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              Renal clearance of quantum dots.

              The field of nanotechnology holds great promise for the diagnosis and treatment of human disease. However, the size and charge of most nanoparticles preclude their efficient clearance from the body as intact nanoparticles. Without such clearance or their biodegradation into biologically benign components, toxicity is potentially amplified and radiological imaging is hindered. Using intravenously administered quantum dots in rodents as a model system, we have precisely defined the requirements for renal filtration and urinary excretion of inorganic, metal-containing nanoparticles. Zwitterionic or neutral organic coatings prevented adsorption of serum proteins, which otherwise increased hydrodynamic diameter by >15 nm and prevented renal excretion. A final hydrodynamic diameter <5.5 nm resulted in rapid and efficient urinary excretion and elimination of quantum dots from the body. This study provides a foundation for the design and development of biologically targeted nanoparticles for biomedical applications.
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                Author and article information

                Affiliations
                [1 ]Department of Physical Sciences, The Open University, Walton Hall, Milton Keynes, MK7 6AA UK
                [2 ]Department of Life, Health and Chemical Sciences, The Open University, Walton Hall, Milton Keynes, MK7 6AA UK
                [3 ]School of Medicine, Dentistry and Biomedical Sciences, Queen’s University Belfast, Lisburn Road, Belfast, BT9 7BL UK
                [4 ]Department of Control and Power Engineering, Faculty of Ocean Engineering and Ship Technology, Gdansk University of Technology, 80-233 Gdansk, Poland
                [5 ]MBN Research Center, Altenhöferallee 3, 60438 Frankfurt, Germany
                Contributors
                kaspar.haume@open.ac.uk
                s.rosa@qub.ac.uk
                sophie.grellet@open.ac.uk
                smialek@pg.gda.pl
                k.butterworth@qub.ac.uk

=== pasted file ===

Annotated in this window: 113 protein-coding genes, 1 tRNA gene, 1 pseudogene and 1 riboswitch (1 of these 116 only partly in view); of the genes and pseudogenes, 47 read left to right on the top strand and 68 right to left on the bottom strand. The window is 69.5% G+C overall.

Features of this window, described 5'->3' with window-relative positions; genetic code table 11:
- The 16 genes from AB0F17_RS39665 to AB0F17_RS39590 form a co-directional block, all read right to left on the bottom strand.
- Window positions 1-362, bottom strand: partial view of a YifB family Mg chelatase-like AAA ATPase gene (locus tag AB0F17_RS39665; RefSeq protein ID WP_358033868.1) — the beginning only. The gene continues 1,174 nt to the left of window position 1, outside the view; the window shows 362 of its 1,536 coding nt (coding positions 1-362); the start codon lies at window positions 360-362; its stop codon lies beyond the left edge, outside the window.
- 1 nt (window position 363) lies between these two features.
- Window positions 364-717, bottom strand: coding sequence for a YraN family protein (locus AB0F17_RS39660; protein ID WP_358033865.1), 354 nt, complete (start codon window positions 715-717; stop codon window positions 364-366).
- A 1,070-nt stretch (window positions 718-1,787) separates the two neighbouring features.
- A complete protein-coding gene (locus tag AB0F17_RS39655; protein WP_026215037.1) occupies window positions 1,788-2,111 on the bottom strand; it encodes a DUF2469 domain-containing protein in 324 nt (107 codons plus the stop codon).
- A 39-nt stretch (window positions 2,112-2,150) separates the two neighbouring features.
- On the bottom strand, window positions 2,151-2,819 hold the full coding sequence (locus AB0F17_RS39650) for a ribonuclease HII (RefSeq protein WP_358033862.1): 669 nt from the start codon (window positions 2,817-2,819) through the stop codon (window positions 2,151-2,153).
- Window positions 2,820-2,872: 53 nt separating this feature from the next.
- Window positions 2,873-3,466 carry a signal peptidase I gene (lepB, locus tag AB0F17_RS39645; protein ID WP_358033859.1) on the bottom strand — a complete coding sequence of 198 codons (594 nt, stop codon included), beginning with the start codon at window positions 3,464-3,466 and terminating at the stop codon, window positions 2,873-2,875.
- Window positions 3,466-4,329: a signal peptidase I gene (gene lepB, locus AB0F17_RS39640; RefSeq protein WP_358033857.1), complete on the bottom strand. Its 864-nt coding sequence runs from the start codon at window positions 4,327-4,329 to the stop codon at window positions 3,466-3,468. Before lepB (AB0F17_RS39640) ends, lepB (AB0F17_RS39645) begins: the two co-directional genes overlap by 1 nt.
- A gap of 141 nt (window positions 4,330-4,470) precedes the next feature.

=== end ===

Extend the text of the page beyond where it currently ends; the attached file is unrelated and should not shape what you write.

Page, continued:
solovyov@mbnresearch.com
                k.prise@qub.ac.uk
                jon.golding@open.ac.uk
                nigel.mason@open.ac.uk
                Journal
                Cancer Nanotechnol
                Cancer Nanotechnol
                Cancer Nanotechnology
                Springer Vienna (Vienna )
                1868-6958
                1868-6966
                3 November 2016
                3 November 2016
                2016
                : 7
                : 1
                21
                10.1186/s12645-016-0021-x
                5095165
                © The Author(s) 2016

                Open AccessThis article is distributed under the terms of the Creative Commons Attribution 4.0 International License ( http://creativecommons.org/licenses/by/4.0/), which permits unrestricted use, distribution, and reproduction in any medium, provided you give appropriate credit to the original author(s) and the source, provide a link to the Creative Commons license, and indicate if changes were made.

                Funding
                Funded by: FundRef http://dx.doi.org/10.13039/501100004963, Seventh Framework Programme;
                Award ID: 608163
                Categories
                Review
                Custom metadata
                © The Author(s) 2016

                Oncology & Radiotherapy

                gold nanoparticles, nanomedicine, radiosensitisation